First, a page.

Once on the ground, the paratroops (and what equipment they had not left behind) were so scattered that they were forced to operate in approximately thirty-five small groups. Their mission of seizing a bridgehead and holding a line 110 kilometers long and about twenty-six kilometers deep was no longer feasible, if indeed it ever had been. Instead, Soviet airborne troops once again assumed the role of guerrillas, hiding in forests by day and moving and fighting with partisan groups in the area by night. Because their radio gear was scattered over a wide area, they could not communicate with other Soviet forces. Plans to drop a third brigade were cancelled long before communications were reestablished on 6 October. Gradually, small groups of paratroops began to merge into a corps unit, and an estimated 1,000 or more finally linked up with the advancing forces of the Second Ukrainian Front in mid-November. The Soviets had gambled in conducting this operation at a time when bad weather precluded aerial reconnaissance of the target area. The result was a fiasco, which led Stalin to prohibit similar night operations.

Without question the Soviet Arnhem, they sustained 60% casualties in the battle, and saw some of the most ferocious fighting of any Airborne Troops of all theatres during WWII.

Those are the two main occasions where the Soviets conducted airborne operations; however the Desantniki also fought as regular infantry in all the major battles of the Great Patriotic War.

Marshal Vauban’s Last Combats (1700-1707)

A new defensive organization of the border (to a certain extent prefiguring the 1930s Maginot Line) was called “Pré Carré” and would be, from then on, Vauban’s main task and principal mission until the end of his life. During Louis XIV’s reign, these regions without natural barriers were heavily fortified with numerous fortresses termed Pré Carré (literally “square meadow,” but Vauban of course meant “defended state”). Vauban’s “Pré Carré” was designed in the years 1672-1674 and occupied him most of his career.

War of the Spanish Succession (1702-1714)

After the Treaty of Ryswick, the coalition of Augsburg was disbanded, but a new period of tension opened. This time the issue was the Spanish succession. King Charles II of Spain had died without a male heir. Austria and France had candidates for the throne. The patrimony was enormous. It consisted of the Spanish Empire, then comprising not only the kingdom of Spain itself, but also Spanish Netherlands (modern Belgium), a great part of Italy (Milan, Tuscany, Naples, Sicily and Sardinia), the Spanish Main (part of the West Indies, Mexico, and Latin America, except Brazil, which belonged to Portugal) and the Canary and Philippines islands, in all a handsome portion of the inhabited globe. Before his death, Charles II had refused to make a compromise or a partition and had designated as his successor the duke of Anjou, Louis XIV’s grandson, who became Philippe V, king of Spain. The possibility of Franco-Spanish power broke the precarious European political stability. This led to a renewed coalition including England, the German Empire, Brandenburg, Sweden, Savoy, Portugal and the Dutch United-Provinces. The new dynastic European war began in 1702. With the inevitability of sunset, it marked the twilight of Louis XIV’s reign.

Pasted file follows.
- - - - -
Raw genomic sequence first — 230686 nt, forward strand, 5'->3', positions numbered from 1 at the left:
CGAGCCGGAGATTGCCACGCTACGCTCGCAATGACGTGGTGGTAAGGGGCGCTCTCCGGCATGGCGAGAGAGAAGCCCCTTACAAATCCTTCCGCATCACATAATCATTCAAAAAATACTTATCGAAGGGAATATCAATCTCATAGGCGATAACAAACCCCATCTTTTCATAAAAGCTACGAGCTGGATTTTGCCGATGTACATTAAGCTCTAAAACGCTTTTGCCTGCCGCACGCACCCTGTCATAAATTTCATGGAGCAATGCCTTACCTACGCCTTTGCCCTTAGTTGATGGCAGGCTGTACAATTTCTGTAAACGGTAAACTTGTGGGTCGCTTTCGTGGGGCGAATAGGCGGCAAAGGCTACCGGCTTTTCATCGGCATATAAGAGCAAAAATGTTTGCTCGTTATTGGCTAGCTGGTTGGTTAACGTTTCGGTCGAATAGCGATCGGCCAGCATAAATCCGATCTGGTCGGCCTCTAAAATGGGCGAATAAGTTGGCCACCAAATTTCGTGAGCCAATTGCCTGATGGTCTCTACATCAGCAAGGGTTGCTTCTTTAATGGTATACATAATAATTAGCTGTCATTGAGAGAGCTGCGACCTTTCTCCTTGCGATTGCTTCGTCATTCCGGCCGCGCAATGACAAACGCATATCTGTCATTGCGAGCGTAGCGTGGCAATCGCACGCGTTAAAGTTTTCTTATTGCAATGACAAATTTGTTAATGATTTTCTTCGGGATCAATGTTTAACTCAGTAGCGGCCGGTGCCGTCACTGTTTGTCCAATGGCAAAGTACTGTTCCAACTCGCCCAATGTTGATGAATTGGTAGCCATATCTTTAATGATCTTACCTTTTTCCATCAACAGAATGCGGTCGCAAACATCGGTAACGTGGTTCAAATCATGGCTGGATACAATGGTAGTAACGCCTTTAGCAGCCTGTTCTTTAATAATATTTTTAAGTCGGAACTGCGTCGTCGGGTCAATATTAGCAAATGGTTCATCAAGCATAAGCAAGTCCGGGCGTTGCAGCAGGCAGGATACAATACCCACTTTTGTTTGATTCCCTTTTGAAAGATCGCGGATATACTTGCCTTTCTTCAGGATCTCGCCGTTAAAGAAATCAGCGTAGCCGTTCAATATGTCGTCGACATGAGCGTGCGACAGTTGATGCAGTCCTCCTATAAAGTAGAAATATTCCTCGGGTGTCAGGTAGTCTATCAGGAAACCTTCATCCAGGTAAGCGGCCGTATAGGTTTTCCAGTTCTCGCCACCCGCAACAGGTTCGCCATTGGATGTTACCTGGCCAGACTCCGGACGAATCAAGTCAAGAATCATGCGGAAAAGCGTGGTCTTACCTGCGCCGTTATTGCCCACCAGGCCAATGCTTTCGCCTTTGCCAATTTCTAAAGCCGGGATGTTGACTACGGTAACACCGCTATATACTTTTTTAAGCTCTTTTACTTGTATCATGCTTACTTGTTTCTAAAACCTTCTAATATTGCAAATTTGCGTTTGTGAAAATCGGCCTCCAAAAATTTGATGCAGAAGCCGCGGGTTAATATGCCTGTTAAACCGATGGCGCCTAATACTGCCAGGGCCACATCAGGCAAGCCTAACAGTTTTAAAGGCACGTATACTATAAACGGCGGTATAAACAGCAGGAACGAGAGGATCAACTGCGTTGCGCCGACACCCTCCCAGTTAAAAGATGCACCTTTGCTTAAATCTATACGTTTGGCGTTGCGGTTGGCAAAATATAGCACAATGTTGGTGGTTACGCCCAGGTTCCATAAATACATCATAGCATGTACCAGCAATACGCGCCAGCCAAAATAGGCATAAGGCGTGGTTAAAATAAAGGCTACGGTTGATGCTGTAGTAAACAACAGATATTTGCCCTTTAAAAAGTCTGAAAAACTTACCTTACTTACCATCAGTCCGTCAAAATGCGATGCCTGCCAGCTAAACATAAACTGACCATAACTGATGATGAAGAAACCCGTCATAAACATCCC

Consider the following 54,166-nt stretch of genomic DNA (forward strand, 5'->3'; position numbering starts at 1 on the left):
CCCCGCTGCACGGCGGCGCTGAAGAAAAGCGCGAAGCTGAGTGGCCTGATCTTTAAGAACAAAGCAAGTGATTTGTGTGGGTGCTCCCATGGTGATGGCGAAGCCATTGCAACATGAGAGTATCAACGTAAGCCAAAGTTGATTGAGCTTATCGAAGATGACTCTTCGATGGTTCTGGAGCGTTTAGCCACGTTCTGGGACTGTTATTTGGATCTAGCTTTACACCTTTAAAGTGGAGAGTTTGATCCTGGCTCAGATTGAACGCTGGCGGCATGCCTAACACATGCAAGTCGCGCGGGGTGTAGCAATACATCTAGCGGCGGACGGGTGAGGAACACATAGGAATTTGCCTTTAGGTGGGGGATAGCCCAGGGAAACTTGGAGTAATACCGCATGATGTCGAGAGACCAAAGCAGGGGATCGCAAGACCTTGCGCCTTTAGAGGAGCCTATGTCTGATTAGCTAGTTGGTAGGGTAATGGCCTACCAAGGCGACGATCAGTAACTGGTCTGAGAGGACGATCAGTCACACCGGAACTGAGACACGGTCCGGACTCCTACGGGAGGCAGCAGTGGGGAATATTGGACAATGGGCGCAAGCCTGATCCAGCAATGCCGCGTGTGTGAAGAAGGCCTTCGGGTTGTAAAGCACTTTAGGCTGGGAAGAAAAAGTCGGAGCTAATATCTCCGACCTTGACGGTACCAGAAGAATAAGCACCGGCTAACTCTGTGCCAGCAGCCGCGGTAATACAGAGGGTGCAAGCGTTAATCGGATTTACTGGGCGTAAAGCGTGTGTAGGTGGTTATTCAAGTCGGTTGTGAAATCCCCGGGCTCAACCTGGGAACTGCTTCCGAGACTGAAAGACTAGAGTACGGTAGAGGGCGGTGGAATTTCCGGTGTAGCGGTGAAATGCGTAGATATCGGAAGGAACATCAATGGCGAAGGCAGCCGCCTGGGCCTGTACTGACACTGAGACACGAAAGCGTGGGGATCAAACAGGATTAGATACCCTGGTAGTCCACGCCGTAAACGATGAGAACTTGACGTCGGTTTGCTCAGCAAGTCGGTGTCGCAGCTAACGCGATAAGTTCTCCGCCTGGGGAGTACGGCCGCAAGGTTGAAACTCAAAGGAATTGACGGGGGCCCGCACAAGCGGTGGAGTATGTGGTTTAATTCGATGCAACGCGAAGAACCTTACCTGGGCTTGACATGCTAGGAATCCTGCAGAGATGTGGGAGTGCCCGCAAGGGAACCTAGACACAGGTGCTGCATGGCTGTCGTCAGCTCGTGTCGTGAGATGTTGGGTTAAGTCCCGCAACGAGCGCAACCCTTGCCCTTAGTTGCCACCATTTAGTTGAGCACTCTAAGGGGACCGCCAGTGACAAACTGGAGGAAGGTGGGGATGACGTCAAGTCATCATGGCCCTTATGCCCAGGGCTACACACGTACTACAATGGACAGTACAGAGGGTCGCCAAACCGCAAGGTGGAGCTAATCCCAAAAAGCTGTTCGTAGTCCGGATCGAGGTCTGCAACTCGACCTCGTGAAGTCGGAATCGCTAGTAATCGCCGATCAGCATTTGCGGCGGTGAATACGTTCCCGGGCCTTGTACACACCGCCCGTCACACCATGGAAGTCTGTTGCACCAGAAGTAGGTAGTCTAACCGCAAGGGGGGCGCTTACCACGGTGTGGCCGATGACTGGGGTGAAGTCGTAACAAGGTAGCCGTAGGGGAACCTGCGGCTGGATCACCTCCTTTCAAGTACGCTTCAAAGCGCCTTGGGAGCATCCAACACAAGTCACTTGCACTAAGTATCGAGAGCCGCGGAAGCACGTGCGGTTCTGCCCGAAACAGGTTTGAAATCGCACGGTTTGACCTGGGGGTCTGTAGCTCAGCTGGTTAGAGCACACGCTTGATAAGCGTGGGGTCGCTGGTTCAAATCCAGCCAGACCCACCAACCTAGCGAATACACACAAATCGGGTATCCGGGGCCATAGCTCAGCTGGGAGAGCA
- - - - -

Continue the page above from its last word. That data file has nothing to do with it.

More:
The conflict started with initial Franco-Spanish victories at Friedlingen and Hochstadt in 1703, but soon things went badly wrong. The war proved long and terrible. For France, it was marked by serious reverses. Landau in Germany and Gibraltar in southern Spain were taken. In the Cévennes in mountainous central France, French Huguenots (known as Camisards) entered into armed rebellion and held back several royal armies. The close collaboration between Prince Eugen of Savoy-Carignan and John Churchill, duke of Marlborough, was one of the chief reasons for the allied victories, notably the battle of Blenheim (1704), obliging French troops to evacuate Germany. The new king of Spain, Philippe V, was temporarily driven from Madrid by an Anglo-Austrian offensive. French armies lost Belgian territories after the defeat of Ramillies (1706). After the lost battle of Turin, the French were forced to retreat in the Alps. Louis XIV’s armies pulled themselves together, won the battle of Malplaquet (1709) and succeeded in avoiding an invasion of France by holding fast in Vauban’s Pré Carré and by winning the battle of Denain (July 1712). This ultimate victory avoided the invasion of France just in time and allowed Louis XIV to sue for an honorable peace. The anti-French coalition, tired of this endless and exhausting war, agreed to make peace. Negotiations between the belligerents led to different treaties signed in 1713 and 1714. The Peace of Utrecht was particularly profitable to England, which became the first maritime and commercial power. Philippe V was confirmed as king of Spain and kept the South American colonies, but all possessions in Italy and Belgium were lost and passed under Austrian domination. Louis XIV had to forget his dreams of domination. France had to yield a part of its North American colonies to England, notably Terre-Neuve (Newfoundland), Hudson Bay and Acadia in Canada. He was also forced to restore several Belgian towns, bringing the northern frontier back to what it was in 1697. The Treaty of Utrecht was an important moment at the beginning of the eighteenth century in the distribution of European political power. It brought a new and better balance among the three great states. Neither France nor England nor Austria could impose its hegemony on the continent. The United-Provinces lost a part of their economic power. Spain entered a period of lasting and profound economic and political decay. The duke of Savoy became king of Sicily. Prussia was founded as a kingdom and occupied ever since a preponderant place in Germany. Russia began to open herself politically and economically to the West.